The conclusions come from an eight-year study into the effects of ocean acidification which found our increasingly acid seas – a byproduct of burning fossil fuels – are becoming more hostile to vital marine life.

“Since ocean acidification happens extremely fast compared to natural processes, only organisms with short generation times, such as micro-organisms, are able to keep up,” the authors of the study Exploring Ocean Change: Biological Impacts of Ocean Acidification found.

Marine life such as crustaceans and organisms that create calcified shelters for themselves in the oceans were thought to be most at risk, because acid seas would hinder them forming shells. However, the research shows that while these are in danger, perhaps surprisingly, some – such as barnacles – are often unaffected, while the damage from acidification is also felt much higher up the food chain, into big food fish species.

An unhealthy pteropod shows the effects of ocean acidification, including dissolving shell ridges on its upper surface, a cloudy shell, and severe abrasions.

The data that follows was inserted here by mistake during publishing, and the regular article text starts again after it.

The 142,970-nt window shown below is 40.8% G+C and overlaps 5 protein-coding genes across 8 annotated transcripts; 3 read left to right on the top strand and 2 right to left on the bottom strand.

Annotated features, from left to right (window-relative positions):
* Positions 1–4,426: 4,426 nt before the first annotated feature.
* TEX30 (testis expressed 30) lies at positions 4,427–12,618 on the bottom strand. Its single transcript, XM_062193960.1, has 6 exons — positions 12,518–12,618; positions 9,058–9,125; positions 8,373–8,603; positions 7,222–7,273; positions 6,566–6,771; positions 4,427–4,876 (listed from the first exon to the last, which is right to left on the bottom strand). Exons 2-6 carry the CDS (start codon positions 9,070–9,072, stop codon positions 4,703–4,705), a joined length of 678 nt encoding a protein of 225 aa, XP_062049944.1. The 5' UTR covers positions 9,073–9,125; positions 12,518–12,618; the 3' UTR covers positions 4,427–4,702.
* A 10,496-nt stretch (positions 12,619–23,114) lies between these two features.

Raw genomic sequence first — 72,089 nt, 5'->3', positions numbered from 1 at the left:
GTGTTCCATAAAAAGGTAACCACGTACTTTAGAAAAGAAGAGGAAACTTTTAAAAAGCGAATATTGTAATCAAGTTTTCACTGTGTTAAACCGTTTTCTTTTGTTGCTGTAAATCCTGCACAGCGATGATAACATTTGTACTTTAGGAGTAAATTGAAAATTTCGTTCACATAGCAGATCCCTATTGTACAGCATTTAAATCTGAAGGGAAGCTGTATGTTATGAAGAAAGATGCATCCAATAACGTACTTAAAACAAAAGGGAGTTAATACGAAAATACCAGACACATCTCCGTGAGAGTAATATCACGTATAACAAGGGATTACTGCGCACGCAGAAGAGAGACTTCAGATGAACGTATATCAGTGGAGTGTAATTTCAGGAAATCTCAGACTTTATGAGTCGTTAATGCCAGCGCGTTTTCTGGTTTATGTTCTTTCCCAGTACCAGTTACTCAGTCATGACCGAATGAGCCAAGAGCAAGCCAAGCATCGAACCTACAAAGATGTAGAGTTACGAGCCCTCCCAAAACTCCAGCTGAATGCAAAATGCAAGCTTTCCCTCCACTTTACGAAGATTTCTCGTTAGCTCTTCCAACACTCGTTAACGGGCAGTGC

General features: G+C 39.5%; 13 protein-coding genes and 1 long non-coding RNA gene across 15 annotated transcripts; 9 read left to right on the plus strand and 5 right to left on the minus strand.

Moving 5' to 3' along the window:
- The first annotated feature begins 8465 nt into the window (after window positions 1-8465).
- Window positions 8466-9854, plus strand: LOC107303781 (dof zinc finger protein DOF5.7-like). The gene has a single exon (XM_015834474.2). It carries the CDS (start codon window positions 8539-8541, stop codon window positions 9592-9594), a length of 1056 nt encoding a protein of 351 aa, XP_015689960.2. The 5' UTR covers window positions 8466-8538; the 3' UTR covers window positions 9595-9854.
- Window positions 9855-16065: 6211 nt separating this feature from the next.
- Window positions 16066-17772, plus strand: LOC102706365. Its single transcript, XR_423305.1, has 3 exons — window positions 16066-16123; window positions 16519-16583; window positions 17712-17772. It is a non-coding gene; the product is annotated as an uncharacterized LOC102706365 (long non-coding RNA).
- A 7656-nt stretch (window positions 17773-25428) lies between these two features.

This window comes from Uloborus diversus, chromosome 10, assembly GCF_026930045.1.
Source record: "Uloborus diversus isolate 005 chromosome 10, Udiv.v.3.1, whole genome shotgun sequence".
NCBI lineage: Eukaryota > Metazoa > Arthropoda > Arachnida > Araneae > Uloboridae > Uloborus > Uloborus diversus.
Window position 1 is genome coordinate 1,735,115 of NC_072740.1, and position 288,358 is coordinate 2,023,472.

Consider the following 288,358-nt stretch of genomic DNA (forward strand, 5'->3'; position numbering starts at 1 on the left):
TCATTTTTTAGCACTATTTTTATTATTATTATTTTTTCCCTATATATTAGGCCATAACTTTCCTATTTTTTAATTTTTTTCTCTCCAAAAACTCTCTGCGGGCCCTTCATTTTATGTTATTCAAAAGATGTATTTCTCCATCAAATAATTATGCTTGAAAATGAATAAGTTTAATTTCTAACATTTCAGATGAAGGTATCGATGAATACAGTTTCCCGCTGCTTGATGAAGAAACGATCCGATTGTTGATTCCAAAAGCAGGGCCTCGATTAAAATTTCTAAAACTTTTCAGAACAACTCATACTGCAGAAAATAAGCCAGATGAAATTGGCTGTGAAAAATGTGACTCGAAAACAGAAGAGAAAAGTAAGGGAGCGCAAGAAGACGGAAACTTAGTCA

Photograph: Courtesy of NOAA

Ocean acidification can reduce the survival prospects of some species early in their lives, with knock-on effects.
For instance, the scientists found that by the end of the century, the size of Atlantic cod in the Baltic and Barents Sea might be reduced to only a quarter of the size they are today, because of acidification.

Peter Thomson, UN ambassador for the oceans and a diplomat from Fiji, which is hosting this year’s UN climate change conference in Bonn, urged people to think of the oceans in the same terms as they do the climate.
“We are all aware of climate change, but we need to talk more about ocean change, and the effects of acidification, warming, plastic pollution, dead zones and so on,” he said.
“The world must know that we have a plan to save the ocean. What is required over the next three years is concerted action.”